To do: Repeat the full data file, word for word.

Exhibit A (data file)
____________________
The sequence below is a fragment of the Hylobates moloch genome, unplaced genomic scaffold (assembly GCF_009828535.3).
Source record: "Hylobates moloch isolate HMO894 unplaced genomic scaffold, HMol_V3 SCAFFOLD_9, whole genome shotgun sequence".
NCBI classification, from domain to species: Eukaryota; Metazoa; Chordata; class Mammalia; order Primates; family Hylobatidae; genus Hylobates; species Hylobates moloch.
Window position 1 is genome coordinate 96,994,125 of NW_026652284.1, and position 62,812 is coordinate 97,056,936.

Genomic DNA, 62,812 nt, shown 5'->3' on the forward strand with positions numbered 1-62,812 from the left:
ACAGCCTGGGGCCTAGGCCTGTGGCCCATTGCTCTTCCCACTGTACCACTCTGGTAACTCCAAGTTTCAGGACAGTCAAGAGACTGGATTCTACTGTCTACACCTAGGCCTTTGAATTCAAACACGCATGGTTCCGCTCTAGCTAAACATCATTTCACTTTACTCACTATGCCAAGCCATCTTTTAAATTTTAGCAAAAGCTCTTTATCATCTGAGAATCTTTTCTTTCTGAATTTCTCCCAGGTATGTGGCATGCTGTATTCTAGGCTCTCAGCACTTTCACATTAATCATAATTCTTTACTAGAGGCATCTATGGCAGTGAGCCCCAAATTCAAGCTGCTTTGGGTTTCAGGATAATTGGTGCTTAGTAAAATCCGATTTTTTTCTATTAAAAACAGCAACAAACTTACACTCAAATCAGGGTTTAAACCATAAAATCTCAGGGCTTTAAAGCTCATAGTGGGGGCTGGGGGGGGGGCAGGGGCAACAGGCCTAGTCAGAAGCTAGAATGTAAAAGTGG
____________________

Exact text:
The sequence below is a fragment of the Hylobates moloch genome, unplaced genomic scaffold (assembly GCF_009828535.3).
Source record: "Hylobates moloch isolate HMO894 unplaced genomic scaffold, HMol_V3 SCAFFOLD_9, whole genome shotgun sequence".
NCBI classification, from domain to species: Eukaryota; Metazoa; Chordata; class Mammalia; order Primates; family Hylobatidae; genus Hylobates; species Hylobates moloch.
Window position 1 is genome coordinate 96,994,125 of NW_026652284.1, and position 62,812 is coordinate 97,056,936.

Genomic DNA, 62,812 nt, shown 5'->3' on the forward strand with positions numbered 1-62,812 from the left:
ACAGCCTGGGGCCTAGGCCTGTGGCCCATTGCTCTTCCCACTGTACCACTCTGGTAACTCCAAGTTTCAGGACAGTCAAGAGACTGGATTCTACTGTCTACACCTAGGCCTTTGAATTCAAACACGCATGGTTCCGCTCTAGCTAAACATCATTTCACTTTACTCACTATGCCAAGCCATCTTTTAAATTTTAGCAAAAGCTCTTTATCATCTGAGAATCTTTTCTTTCTGAATTTCTCCCAGGTATGTGGCATGCTGTATTCTAGGCTCTCAGCACTTTCACATTAATCATAATTCTTTACTAGAGGCATCTATGGCAGTGAGCCCCAAATTCAAGCTGCTTTGGGTTTCAGGATAATTGGTGCTTAGTAAAATCCGATTTTTTTCTATTAAAAACAGCAACAAACTTACACTCAAATCAGGGTTTAAACCATAAAATCTCAGGGCTTTAAAGCTCATAGTGGGGGCTGGGGGGGGGGCAGGGGCAACAGGCCTAGTCAGAAGCTAGAATGTAAAAGTGG